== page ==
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Lions drain the Shark Tank

10th June 2009 19:52

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lee mears

Lee Mears: Gets the ball rolling

The British and Irish Lions won their fourth tour match on Wednesday, beating the Sharks 39-3 in Durban with an excellent second-half display.

After a poor and disjointed first half, the Lions turned things around, producing a third quarter of power, pace and guile like we hadn't seen since Johannesburg the week before. Ultimately, the Sharks ended up unable to get their hands on the ball and unable to build up any momentum despite the frequent early errors.

So it was job done, but what might be more significant in terms of the tour is that the win bore many of the hallmarks of Ian McGeechan's better days at Wasps: stacks of possession, unerring defence, a gradual breakdown of the morale and patience of the opposition, clinical execution of late chances as the opposition tired. It is wins like these that the Lions will have to grind out come Test time, but they'll have to make sure they don't give the game away early on.

The Lions were not necessarily chasing points - two kickable kicks were turned down early on for the sake of practicing the driving maul - but they will freely admit they ought to have scored more. How on earth the Sharks managed to trail 7-3 at the break, only some unearthly entity knows. Dominated in the scrums, dominated at the line-outs, in territory and possession, they clung on tenaciously, stealing every scrap or morsel the tourists left unsecured.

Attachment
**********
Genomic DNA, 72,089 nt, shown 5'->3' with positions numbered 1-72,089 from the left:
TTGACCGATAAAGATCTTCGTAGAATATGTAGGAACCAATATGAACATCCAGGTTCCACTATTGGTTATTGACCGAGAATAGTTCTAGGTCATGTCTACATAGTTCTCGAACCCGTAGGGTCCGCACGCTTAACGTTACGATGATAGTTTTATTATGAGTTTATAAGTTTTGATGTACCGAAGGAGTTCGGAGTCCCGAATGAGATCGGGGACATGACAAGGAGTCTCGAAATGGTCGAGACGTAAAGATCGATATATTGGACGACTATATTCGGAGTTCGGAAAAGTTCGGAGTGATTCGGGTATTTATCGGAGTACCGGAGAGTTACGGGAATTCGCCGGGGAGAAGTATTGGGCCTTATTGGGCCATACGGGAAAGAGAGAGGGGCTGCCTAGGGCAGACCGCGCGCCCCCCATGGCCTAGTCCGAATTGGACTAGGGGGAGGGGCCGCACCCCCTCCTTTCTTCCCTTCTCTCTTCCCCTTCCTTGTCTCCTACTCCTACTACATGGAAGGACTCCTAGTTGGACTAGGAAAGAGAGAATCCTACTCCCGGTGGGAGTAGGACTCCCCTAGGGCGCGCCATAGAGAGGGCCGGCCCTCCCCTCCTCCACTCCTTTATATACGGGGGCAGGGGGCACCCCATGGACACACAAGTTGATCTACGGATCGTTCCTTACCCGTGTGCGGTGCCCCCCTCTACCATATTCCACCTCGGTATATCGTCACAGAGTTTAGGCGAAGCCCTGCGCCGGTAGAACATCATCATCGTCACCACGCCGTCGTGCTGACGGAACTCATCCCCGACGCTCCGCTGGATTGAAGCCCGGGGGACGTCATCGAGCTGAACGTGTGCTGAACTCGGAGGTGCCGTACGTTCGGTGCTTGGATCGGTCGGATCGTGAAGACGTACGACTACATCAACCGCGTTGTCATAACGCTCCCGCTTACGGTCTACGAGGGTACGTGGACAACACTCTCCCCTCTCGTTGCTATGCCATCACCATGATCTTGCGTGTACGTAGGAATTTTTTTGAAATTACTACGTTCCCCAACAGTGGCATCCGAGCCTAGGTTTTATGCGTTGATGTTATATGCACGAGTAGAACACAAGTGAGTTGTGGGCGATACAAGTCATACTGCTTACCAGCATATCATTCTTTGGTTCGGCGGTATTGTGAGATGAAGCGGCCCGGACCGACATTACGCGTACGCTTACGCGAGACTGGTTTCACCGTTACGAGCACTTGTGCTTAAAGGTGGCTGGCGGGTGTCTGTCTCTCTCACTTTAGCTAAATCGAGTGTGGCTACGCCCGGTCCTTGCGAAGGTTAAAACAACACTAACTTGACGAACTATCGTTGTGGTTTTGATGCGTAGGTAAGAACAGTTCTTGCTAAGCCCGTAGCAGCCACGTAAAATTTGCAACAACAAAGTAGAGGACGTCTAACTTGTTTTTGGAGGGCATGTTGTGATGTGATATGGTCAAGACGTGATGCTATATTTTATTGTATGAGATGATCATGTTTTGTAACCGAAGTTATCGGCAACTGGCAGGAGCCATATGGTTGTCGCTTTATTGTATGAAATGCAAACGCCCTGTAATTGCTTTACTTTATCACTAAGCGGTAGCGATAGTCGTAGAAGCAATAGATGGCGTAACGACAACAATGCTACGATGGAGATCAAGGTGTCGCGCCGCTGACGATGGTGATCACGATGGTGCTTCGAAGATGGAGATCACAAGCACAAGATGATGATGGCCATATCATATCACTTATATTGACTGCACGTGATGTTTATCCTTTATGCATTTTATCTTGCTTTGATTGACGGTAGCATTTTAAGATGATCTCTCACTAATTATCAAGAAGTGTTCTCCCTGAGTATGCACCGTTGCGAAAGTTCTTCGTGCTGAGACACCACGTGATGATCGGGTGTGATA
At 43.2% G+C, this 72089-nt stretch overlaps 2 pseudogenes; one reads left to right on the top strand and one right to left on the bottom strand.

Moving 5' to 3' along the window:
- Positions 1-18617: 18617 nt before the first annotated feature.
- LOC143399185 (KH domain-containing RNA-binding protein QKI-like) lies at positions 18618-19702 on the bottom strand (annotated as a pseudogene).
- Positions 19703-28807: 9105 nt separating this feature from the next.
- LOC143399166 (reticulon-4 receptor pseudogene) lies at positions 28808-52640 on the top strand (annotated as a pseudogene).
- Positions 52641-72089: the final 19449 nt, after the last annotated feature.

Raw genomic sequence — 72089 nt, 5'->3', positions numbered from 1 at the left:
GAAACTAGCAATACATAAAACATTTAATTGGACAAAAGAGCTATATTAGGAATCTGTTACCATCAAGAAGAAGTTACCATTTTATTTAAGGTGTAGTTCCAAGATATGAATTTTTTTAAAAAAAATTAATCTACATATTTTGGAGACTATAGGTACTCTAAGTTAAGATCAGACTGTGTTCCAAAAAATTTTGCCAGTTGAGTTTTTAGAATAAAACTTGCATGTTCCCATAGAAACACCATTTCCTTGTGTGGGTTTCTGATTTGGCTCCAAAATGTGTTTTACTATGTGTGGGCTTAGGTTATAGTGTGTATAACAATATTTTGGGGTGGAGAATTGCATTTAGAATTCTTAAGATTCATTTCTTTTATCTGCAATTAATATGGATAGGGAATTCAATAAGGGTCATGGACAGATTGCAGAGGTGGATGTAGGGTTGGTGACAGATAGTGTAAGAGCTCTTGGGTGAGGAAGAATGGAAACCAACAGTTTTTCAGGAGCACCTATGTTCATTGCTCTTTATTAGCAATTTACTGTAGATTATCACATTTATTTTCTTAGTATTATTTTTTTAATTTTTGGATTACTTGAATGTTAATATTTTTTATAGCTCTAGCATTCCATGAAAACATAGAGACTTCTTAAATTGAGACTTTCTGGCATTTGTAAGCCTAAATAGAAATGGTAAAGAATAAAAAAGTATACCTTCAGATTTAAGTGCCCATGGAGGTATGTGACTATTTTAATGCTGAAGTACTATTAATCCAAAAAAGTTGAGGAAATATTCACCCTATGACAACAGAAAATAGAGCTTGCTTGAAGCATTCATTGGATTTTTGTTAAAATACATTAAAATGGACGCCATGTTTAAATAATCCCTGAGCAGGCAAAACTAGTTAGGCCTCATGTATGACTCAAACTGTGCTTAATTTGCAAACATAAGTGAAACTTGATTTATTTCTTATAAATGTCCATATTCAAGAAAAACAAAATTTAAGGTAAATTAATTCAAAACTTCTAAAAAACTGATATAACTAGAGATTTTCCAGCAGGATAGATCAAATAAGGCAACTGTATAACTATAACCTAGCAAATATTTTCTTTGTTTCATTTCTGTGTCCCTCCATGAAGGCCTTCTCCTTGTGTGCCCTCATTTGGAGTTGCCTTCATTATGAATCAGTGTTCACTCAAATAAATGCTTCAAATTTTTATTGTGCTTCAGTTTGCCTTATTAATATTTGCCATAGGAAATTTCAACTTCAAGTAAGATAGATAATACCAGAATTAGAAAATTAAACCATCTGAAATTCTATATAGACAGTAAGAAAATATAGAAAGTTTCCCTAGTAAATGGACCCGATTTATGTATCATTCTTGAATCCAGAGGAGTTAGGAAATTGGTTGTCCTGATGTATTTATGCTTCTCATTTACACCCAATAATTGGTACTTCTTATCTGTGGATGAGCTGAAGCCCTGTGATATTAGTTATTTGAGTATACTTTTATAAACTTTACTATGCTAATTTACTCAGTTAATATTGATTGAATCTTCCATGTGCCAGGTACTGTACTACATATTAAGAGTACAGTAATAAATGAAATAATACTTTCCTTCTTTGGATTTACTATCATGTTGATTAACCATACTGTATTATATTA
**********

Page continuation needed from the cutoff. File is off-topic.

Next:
That was lots. Far too much. Once again the Lions coaches can look at the breakdown with critical eyes, but these must be more self-critical than at referee Jonathan Kaplan.

There simply were not enough numbers there, and occasionally even less of an idea among the forwards where the ball was going to go next. For a team in which the emphasis all tour has been on training as one, in one system, learning each other's nuances, the lack of cohesion was extremely worrying.

Not that it was always unfamiliarity with each other. The epitomising moment of the confusion cropping up was when Luke Fitzgerald ran into David Wallace after catching an innocuous clearing kick, with Lee Byrne screaming his support inside.

Wallace has been there umpteen times for Ireland in that position, so why on earth Fitzgerald felt compelled to step there is anybody's guess. But there were far too many people doing their own thing at times.

The scrum was once again eviscerated by the imprecise officiating thereof, with the Lions frequently getting shoves on, finding it dropping or finding the opposition props popping up. Often, the Lions were penalised for no fault of their own, which was very frustrating.

Countless first-half scoring opportunities were butchered as well. Brian O'Driscoll's flip pass behind all his supporting runners and into touch was the most glaring, but there were a couple of turnovers right by the Sharks' line and a most comical cross-kick from Ronan O'Gara with nobody out wide but Adam Jones and Jannie du Plessis. The two props ran hard, but the ball was never going to lose the race to touch. Even O'Driscoll himself ruined one, picking off an interception but failing to see either the pacier Luke Fitzgerald inside him or the replacement winger Lwazi Mvovo haring back to catch him just before the line. Fitzgerald could have picked and scored at the tackle, but he knocked the ball on.